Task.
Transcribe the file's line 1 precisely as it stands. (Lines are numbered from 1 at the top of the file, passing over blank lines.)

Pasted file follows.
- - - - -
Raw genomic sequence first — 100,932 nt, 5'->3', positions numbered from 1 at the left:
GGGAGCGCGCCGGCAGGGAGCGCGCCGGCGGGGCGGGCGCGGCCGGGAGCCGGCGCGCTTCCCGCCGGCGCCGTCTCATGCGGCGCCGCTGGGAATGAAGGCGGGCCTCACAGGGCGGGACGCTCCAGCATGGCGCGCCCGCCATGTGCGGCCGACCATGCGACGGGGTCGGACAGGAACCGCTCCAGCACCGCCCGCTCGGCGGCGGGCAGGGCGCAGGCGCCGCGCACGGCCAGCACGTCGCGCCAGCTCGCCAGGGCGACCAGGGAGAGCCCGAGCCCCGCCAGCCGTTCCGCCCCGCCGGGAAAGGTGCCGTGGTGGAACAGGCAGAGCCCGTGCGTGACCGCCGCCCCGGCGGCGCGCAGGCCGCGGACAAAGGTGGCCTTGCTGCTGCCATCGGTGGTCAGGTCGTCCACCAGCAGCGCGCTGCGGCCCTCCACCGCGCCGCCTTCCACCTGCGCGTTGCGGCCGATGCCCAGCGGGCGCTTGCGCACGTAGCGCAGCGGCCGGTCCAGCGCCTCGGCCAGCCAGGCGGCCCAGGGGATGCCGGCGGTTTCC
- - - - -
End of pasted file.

Raw genomic sequence first — 100,932 nt, 5'->3', positions numbered from 1 at the left: